Most recently, Zoabi had kind words to say about the armed rebellion against Israel. As she said to Australian news outlet GreenLeft, “We don’t live in the territories, we cannot throw stones and we cannot participate in the legitimate resistance against occupation.”
I’lam is financed by the Washington DC based New Israel Fund, an American and British Jewish philanthropic foundation, which also sponsors Israeli-Arab NGOs Adalah and Mossawa. All these groups call for the removal of Israel’s Jewish identity and for the return of Arab refugees to the lands inside the 1948 armistice lines.
In addition to receiving funds from the NIF, I’lam is also a grantee of the organization Al-Quds: Capital of Arab Culture, a group spawned by both the Palestinian Authority and the Arab League.
At the conference the Forum resolved “Support for the Palestinian people in their struggle for the establishment of an independent Palestinian state with Jerusalem as its capital and the return of refugees.“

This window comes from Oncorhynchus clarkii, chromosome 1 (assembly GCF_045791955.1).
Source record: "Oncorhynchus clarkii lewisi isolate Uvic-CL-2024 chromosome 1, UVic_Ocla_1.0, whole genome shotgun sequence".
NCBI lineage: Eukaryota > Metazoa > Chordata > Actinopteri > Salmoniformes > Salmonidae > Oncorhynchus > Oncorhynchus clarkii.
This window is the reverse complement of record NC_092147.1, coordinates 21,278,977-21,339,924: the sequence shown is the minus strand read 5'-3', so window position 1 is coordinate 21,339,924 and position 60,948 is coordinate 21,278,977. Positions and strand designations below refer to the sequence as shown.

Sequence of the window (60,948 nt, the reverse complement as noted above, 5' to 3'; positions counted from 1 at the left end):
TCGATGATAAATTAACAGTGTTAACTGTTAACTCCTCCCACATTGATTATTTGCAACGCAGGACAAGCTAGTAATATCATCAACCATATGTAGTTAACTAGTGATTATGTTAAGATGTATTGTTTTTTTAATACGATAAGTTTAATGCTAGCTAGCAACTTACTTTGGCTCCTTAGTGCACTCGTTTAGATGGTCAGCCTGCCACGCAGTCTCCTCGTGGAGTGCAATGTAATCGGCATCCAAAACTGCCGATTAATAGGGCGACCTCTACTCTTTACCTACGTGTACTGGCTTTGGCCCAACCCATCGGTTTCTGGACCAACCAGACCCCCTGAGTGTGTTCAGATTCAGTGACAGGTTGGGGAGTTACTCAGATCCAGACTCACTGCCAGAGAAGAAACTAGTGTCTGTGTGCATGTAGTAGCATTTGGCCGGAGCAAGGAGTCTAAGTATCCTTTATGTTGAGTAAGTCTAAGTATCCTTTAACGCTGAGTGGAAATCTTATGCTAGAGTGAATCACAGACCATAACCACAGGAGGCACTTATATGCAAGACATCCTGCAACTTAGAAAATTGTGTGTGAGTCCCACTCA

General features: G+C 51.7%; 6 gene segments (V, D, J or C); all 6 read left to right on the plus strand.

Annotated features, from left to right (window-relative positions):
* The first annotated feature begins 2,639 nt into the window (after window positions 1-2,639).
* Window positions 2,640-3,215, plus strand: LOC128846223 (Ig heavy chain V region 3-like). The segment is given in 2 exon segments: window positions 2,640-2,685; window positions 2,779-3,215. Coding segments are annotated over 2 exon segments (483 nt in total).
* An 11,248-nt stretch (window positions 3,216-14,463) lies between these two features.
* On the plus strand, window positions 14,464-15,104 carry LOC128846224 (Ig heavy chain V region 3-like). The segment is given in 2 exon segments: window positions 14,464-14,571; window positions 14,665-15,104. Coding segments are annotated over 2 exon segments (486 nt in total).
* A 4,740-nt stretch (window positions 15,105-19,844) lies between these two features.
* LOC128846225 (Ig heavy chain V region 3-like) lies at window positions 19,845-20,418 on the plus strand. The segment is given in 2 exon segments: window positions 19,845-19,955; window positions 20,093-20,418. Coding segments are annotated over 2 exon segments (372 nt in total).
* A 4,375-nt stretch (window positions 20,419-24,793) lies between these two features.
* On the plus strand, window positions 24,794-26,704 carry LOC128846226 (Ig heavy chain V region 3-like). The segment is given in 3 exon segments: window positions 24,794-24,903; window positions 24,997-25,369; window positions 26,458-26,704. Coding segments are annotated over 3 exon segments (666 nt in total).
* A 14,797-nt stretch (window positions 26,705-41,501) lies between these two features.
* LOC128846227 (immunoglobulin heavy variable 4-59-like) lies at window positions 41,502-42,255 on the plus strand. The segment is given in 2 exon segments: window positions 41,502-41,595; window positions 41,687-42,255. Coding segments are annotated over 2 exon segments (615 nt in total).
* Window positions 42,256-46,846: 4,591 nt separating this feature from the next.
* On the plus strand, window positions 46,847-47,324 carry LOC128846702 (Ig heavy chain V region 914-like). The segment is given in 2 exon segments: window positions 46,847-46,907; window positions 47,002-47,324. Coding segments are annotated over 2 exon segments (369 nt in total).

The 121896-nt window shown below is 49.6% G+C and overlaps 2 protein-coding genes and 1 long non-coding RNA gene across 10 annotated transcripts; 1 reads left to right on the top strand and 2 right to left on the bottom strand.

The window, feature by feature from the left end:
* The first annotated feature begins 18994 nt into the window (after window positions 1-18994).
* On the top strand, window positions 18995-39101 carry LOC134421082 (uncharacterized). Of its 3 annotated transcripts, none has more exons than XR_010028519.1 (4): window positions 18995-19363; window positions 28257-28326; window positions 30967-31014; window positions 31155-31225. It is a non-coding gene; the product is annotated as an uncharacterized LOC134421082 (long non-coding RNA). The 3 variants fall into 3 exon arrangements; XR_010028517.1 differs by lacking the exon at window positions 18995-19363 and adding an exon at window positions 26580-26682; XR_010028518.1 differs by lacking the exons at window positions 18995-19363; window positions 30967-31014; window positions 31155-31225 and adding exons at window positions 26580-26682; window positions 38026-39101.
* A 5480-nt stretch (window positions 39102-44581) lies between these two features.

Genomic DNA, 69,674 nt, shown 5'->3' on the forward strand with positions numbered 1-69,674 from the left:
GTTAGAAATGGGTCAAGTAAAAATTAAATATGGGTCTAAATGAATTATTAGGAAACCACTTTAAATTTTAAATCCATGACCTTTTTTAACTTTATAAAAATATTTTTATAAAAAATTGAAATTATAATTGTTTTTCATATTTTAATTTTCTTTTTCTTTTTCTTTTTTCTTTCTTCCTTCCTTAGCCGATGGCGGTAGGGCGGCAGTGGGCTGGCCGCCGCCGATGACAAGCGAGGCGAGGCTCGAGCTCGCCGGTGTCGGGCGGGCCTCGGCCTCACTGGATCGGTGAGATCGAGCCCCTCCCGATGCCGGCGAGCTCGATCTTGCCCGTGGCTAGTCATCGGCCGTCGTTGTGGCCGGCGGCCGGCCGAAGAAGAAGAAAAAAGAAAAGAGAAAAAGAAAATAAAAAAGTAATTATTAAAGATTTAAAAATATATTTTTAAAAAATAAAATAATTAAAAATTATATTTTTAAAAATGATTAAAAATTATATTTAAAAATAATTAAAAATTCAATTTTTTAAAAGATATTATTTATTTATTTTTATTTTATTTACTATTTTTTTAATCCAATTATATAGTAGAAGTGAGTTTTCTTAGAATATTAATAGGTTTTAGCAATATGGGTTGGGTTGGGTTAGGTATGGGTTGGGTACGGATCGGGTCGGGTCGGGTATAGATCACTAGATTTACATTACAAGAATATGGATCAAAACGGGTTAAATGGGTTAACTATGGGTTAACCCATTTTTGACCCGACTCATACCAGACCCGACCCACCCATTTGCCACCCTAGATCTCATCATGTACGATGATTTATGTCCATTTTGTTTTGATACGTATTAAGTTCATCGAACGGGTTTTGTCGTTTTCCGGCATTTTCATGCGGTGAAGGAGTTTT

Attended Israel Apartheid Week
In March 2009, I’lam issued a press release stating that Israel cannot “liquidate the fact that Jerusalem is the capital of Arab culture and will be the future capital of a Palestinian state, and tomorrow will be the focal point of the Arab and Islamic world and the progressive forces in the world.”
In her position as director of I’lam, Hanin Zoabi attended events such as Israel Apartheid Week. She also issued calls for Arabs to refuse any form of national service in Israel.
In 2008 the organization held a conference in Ramallah with journalists from the PA which “aimed to develop and facilitate working relationships between Palestinians journalists in Israel and in the West Bank, and to discuss the role of the Palestinian media on both sides of the Green Line” as well as “Exploring strategies for Palestinian media practitioners in addressing Israeli, European, and US-American media.” One lecture is titled "60 Years of Ethnic Cleansing."
The connection of I’lam to the Palestinian Authority is reflected by its hired personnel.